May 9, 2019 / 8:11 AM / a year ago

UPDATE 2-Norway's central bank plans June rate hike

* Keeps policy rate on hold at 1.0 pct

* Says rates will most likely rise next month

* Policy contrasts with that of other central banks (Adds quote, bullets, background)

By Gwladys Fouche and Terje Solsvik

OSLO, May 9 (Reuters) - Norway’s central bank said on Thursday that interest rates would most likely rise in June, a rare example of authorities sticking to plans to tighten monetary policy despite concerns about a global economic slowdown.

Norges Bank kept its main interest rate unchanged at 1.0 percent, as unanimously predicted by a Reuters survey of 26 economists.

“The Executive Board’s current assessment of the outlook and balance of risks suggests that the policy rate will most likely be raised in June”, Governor Oeystein Olsen said in a statement accompanying the decision.

The central bank had said in March the key policy rate would most likely be raised in the course of the next half-year, and that the most probably timing of a hike was at its June board meeting.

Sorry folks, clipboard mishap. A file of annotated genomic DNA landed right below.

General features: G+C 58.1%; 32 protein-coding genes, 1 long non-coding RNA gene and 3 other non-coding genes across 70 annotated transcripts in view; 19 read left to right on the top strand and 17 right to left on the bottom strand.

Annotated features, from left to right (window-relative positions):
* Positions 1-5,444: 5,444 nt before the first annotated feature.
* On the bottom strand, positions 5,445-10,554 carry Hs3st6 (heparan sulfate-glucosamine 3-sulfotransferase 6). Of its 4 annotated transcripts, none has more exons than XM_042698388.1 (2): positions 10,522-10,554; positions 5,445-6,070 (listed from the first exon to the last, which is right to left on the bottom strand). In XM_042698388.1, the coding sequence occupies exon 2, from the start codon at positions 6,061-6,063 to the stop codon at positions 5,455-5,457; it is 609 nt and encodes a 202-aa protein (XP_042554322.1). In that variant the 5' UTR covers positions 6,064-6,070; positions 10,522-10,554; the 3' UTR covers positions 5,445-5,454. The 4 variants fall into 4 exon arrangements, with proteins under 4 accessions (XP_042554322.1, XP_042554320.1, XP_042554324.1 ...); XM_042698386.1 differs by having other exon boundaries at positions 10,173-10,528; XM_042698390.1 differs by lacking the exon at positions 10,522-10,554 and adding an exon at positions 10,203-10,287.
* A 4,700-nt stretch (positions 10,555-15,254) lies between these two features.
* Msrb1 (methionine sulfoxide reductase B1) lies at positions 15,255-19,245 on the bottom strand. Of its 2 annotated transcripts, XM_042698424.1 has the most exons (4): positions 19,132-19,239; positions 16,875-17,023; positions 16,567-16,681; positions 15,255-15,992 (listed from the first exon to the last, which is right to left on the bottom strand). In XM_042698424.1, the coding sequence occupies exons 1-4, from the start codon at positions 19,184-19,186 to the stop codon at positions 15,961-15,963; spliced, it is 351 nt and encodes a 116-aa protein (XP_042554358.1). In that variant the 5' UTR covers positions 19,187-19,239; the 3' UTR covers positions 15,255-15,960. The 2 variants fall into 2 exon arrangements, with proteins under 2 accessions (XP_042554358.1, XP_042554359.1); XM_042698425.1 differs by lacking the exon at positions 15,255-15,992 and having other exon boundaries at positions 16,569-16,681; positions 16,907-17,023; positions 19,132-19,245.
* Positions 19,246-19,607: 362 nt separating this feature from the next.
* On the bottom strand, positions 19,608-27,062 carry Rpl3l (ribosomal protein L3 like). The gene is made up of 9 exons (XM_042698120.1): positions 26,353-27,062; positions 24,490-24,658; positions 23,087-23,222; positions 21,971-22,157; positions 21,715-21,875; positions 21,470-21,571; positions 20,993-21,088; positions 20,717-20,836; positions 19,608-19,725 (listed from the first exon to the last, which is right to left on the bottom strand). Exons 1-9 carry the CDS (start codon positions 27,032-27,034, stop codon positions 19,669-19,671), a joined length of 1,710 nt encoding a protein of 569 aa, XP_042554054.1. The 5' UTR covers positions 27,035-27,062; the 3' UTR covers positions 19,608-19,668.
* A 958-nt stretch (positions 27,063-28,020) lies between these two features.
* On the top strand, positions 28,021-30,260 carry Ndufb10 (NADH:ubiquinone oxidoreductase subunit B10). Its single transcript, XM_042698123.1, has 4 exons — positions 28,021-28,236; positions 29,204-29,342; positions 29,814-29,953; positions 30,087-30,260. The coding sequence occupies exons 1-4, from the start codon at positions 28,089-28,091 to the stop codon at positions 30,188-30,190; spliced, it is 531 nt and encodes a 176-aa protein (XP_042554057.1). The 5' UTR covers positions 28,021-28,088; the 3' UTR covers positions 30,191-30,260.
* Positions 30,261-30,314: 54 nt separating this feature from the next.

The Norwegian currency, the crown, strengthened against the euro on the news.

“Norges Bank gives clear signals of a June (hike). Clearly on the strong side to expectations,” Nordea Markets wrote in a note to clients.

It would be the third hike by the central bank since it began a campaign of tightening policy in September last year.

The policy contrasts with that of many central banks, notably the U.S. Federal Reserve, the European Central Bank and others in Europe, which have been keeping rates on hold due to rising economic uncertainty

Factors such as renewed trade tension between China and the United States, and the risk of a disorderly exit by Britain from the European Union have clouded the outlook.

“The outlook and balance of risks continues to imply a gradual increase in the policy rate. The uncertainty surrounding global developments persists. In Norway, capacity utilisation appears to be rising broadly as expected, while inflation has been slightly higher than projected,” Norges Bank said. (Additional reporting by Victoria Klesty; Editing by Toby Chopra)

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